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The ‘success’ of Eurostar

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The success of Eurostar?

Investment bank UBS has been hired to handle the sale of the British government’s 40% stake in Eurostar before the election, the Daily Express reported (13 Oct). Earlier this year, HM Treasury took over the stake from London & Continental Railways.

[‘Osborne to signal start of Eurostar sale’, Alison Little, Daily Express,
October 13, 2014]

[…] The chancellor will say he is looking for bids by the end of the month and is hopeful the privatisation of the Channel tunnel train operator will raise up to £300m.

Britain has part-owned Eurostar for the past 20 years, but according to Osborne the sale is part of the Treasury’s plan to reduce the national debt by offloading state assets.

The “success of Eurostar” has encouraged the government to build a second high-speed line linking London with cities in the Midlands and the north, and its sale would lead to a “small” reduction in Britain’s £1.4 trillion national debt, the Guardian reported.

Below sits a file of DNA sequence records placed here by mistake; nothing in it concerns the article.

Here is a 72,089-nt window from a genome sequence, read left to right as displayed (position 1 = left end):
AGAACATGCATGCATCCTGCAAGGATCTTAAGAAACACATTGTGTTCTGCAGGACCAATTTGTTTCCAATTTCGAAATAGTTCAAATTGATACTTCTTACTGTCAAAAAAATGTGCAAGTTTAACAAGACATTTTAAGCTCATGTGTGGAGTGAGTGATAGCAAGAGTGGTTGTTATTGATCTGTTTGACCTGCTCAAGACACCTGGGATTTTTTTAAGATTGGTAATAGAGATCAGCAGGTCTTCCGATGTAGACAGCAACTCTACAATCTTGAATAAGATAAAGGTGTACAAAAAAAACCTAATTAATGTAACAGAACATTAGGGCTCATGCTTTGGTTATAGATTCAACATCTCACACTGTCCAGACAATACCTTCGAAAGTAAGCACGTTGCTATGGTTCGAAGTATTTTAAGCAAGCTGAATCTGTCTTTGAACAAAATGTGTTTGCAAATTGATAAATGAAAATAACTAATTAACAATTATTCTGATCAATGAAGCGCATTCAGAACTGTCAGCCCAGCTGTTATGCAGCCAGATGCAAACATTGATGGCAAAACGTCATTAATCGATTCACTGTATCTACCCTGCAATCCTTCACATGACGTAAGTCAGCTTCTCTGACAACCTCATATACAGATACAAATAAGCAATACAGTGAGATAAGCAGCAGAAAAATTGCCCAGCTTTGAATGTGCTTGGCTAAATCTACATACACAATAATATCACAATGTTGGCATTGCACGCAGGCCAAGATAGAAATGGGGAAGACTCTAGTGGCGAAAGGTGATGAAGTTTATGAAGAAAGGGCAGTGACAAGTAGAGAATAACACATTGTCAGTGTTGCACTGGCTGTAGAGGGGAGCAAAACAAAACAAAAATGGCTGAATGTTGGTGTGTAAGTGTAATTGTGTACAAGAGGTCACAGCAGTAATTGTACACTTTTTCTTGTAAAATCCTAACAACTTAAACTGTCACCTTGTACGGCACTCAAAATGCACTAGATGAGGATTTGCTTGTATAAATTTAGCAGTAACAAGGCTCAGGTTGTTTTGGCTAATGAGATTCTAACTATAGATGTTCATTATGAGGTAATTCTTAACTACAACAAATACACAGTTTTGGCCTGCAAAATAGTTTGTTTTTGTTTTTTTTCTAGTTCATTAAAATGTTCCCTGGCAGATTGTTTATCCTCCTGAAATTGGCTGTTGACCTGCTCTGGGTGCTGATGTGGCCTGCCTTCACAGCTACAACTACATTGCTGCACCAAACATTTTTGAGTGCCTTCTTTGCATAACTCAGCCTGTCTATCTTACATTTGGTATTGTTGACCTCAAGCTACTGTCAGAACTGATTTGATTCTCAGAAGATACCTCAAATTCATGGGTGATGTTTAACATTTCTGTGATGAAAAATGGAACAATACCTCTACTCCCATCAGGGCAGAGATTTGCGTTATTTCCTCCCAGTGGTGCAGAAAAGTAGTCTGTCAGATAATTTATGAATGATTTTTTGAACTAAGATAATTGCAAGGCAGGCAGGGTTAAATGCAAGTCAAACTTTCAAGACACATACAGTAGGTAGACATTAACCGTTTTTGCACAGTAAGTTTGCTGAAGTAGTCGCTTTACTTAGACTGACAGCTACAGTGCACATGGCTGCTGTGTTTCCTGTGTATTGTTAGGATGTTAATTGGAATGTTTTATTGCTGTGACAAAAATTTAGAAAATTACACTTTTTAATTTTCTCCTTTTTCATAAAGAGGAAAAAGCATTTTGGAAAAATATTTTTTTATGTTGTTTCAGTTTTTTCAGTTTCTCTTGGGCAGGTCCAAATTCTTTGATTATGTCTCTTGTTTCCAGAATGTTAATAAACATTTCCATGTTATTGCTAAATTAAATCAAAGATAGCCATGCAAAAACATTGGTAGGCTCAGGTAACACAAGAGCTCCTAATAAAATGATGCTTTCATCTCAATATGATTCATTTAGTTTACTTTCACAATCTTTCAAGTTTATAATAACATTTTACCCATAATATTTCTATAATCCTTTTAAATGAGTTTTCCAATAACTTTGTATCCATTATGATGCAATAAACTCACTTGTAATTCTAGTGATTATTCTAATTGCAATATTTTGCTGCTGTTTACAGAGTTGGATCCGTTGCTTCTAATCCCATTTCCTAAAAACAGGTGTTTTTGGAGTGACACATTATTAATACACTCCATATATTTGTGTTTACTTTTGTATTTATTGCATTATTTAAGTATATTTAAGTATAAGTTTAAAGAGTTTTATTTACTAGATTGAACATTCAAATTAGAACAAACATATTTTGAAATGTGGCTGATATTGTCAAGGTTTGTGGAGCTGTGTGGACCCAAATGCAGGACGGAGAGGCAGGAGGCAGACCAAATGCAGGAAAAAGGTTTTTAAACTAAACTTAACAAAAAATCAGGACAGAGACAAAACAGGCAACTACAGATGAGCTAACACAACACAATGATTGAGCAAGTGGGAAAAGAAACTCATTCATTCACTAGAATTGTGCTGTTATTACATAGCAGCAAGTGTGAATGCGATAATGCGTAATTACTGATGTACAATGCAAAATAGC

[‘UK government to sell Eurostar stake before general election’, 13 Oct 2014]

The French state-owned railway company, SNCF, owns 55% of Eurostar, while the state-owned Belgian company, SNCB, owns the remaining 5%.

SNCF has indicated that it is not interested in buying Britain’s stake but has a “last look” right that would allow it to come in at the end of the bidding process and pick up the holding at a 15% premium.

Pension companies, investment funds and infrastructure funds are seen as the likeliest bidders, with the UK government hopeful that the sale will be completed in the first quarter of 2015.
[…]
Other state-owned assets being lined up for sale include the legacy Royal Mail pension assets, the uranium enrichment company Urenco, the income-contingent student loan book and further public sector wireless communication spectrum.

Eurostar looks like a ‘bargepole’ asset. As with HS1 Ltd, pension companies or investment funds will be looking for big sweeteners to take on the stake.

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Written by beleben

October 13, 2014 at 12:25 pm

Posted in High speed rail, Politics

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One Response

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  1. […] Eurostar’ (needless to say, Eurostar’s cheap tickets have come at the cost of a UK taxpayer loss running into hundreds of millions of […]


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